Beth Bombara‘s sound is one that is going to find many friends on this website. For one, she’s authentic. For another, her songwriting is unique and enjoyable. It all comes together for a very mature, crisp country sound.
The opener “Found Your Way” is about the difficulties of a relationship rife with struggle. It uses great classic folk imagery from nature and human endurance. “Hold me closer, hold me far away… tell me why you’re wandering and how you found your way.” The twangy electric guitar works really nicely with the swagger of the track. “Lay your cards and I’ll lay mine…” It might just be a leavin’ song, too… Either way it’s a great tone setter for the album.
“Give Me Something” sounds like the 1970s. Listeners will immediately think of the Stevie Nicks flair from Fleetwood Mac and other pop rock acts from that era. “I need your love to hold on to,” one of the key lyrics in the track, could have come right off of Rumors. In fact, there’s a lot about the flavor and substance of Bombara’s work that shows significant influence from classic pop rock music.
“Promised Land” is the promoted single for the album. What’s interesting about that decision is that it’s the most “rock” on the album. The distorted guitar provides a great juxtaposition to the clarity in Bombara’s voice. The vocal blending on the second verse really make the song “pop” more than the others on the album. “They sold us hope for a future to hold… I opened my hands still searching for the promised land.” The song, in great folk fashion, is about a relationship enduring its difficulties. Nicely done.
The Americana track “In the Water” has horns! That’s right. Defying genres and conventions, there are some nice horns on this track setting a completely different mood. It provides another unique platform for Bombara’s solid vocals. Another track shifting the style of the album is “Your Own Two Hands,” which has a unique island-flavored dancing beat. It’s exotic and totally unexpected. I can’t be sure, but it seems to hold the connotation of being in proverbial “dance” with materialism. Her line “a cup that overflows with wanting…” is haunting, reminding listeners of a gospel imperative infused with a conviction. It’s cleverly and well done.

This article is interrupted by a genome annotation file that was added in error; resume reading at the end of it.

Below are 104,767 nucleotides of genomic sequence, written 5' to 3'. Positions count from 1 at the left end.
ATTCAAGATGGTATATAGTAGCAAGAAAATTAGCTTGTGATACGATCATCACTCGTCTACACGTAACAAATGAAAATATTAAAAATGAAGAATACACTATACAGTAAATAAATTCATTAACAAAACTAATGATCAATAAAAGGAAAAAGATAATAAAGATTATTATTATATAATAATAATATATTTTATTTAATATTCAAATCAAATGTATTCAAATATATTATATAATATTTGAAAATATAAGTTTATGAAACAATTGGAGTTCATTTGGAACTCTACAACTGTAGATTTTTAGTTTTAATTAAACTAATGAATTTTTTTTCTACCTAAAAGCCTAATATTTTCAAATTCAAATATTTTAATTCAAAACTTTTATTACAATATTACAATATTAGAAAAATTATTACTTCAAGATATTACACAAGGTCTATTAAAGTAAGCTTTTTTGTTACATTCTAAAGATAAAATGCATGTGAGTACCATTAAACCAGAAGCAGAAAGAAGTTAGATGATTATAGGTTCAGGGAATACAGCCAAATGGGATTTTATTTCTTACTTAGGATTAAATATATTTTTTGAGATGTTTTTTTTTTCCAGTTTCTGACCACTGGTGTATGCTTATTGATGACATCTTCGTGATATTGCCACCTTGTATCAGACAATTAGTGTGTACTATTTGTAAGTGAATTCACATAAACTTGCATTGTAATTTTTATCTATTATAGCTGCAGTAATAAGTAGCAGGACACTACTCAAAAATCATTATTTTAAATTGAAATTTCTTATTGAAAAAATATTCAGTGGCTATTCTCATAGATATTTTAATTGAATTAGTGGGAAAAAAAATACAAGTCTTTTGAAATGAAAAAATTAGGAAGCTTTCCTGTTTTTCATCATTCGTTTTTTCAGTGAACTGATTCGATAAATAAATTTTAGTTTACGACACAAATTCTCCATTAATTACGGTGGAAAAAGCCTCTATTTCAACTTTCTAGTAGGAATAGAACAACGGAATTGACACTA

“In My Head” takes listeners back to that 70s rock flair again. Fittingly, it sounds a bit like a journal entry. “I’ve been holding on too long…” address concerns of self identity. She writes, “I try to fake it but I don’t know how.” We feel the same way, Beth. Trust us. All of us. Then, seemingly in response to herself, Bombara writes, “It Slips Away,” a banjo-driven Americana jam that’s sure to find lots of support around here. “Have I missed my chance again?” is her question. Well, not necessarily. But at the core of the track is a longing, questioning, and desiring for acceptance. It’s okay, really!
The final track with lyrics is “Heavy Heart,” a stripped-down acoustic solo piece. “We never know when our train is coming to take us home.” Preach, girl. It’s about living a life based on the convictions of a heavy heart, “reminding you who you are.” The song is as much a sermon and testimony as it is a typical song. That’s why it’s easily the best song on the album. It’s full of heart ache and sadness, but that’s what makes it so powerful. I’d love to hear an album full of songs like this one from Beth Bombara.
All told, this is a great album. There’s a lovely balance of variety and consistency, ultimately taking listeners on a mood-altering journey through love, joy, pain, and sadness. It’s the kind of album that a troubadour should be proud to have put together. The crowning achievement on “Heavy Heart” is a track that many fans will adore for both its simplicity and its depth. Fans of authentic Americana music need to give this full album a spin. It’s got all of the elements of a complex songwriter, adventuring through life with her keen ears and eyes open to the best of human stories.